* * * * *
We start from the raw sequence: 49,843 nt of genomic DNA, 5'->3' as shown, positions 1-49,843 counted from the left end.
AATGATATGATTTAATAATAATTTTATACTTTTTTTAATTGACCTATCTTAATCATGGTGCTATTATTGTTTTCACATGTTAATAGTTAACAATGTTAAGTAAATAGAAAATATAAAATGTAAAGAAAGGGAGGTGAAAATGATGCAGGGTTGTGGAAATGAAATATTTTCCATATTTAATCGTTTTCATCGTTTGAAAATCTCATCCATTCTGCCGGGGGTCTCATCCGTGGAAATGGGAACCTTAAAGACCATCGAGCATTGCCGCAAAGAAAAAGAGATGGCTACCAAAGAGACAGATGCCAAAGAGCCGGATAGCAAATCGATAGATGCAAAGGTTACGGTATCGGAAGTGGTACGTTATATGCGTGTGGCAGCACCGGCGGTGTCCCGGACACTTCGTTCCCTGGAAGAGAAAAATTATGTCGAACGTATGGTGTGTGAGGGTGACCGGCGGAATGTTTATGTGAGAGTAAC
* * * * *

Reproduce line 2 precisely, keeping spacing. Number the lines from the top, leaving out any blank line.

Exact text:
AATGATATGATTTAATAATAATTTTATACTTTTTTTAATTGACCTATCTTAATCATGGTGCTATTATTGTTTTCACATGTTAATAGTTAACAATGTTAAGTAAATAGAAAATATAAAATGTAAAGAAAGGGAGGTGAAAATGATGCAGGGTTGTGGAAATGAAATATTTTCCATATTTAATCGTTTTCATCGTTTGAAAATCTCATCCATTCTGCCGGGGGTCTCATCCGTGGAAATGGGAACCTTAAAGACCATCGAGCATTGCCGCAAAGAAAAAGAGATGGCTACCAAAGAGACAGATGCCAAAGAGCCGGATAGCAAATCGATAGATGCAAAGGTTACGGTATCGGAAGTGGTACGTTATATGCGTGTGGCAGCACCGGCGGTGTCCCGGACACTTCGTTCCCTGGAAGAGAAAAATTATGTCGAACGTATGGTGTGTGAGGGTGACCGGCGGAATGTTTATGTGAGAGTAAC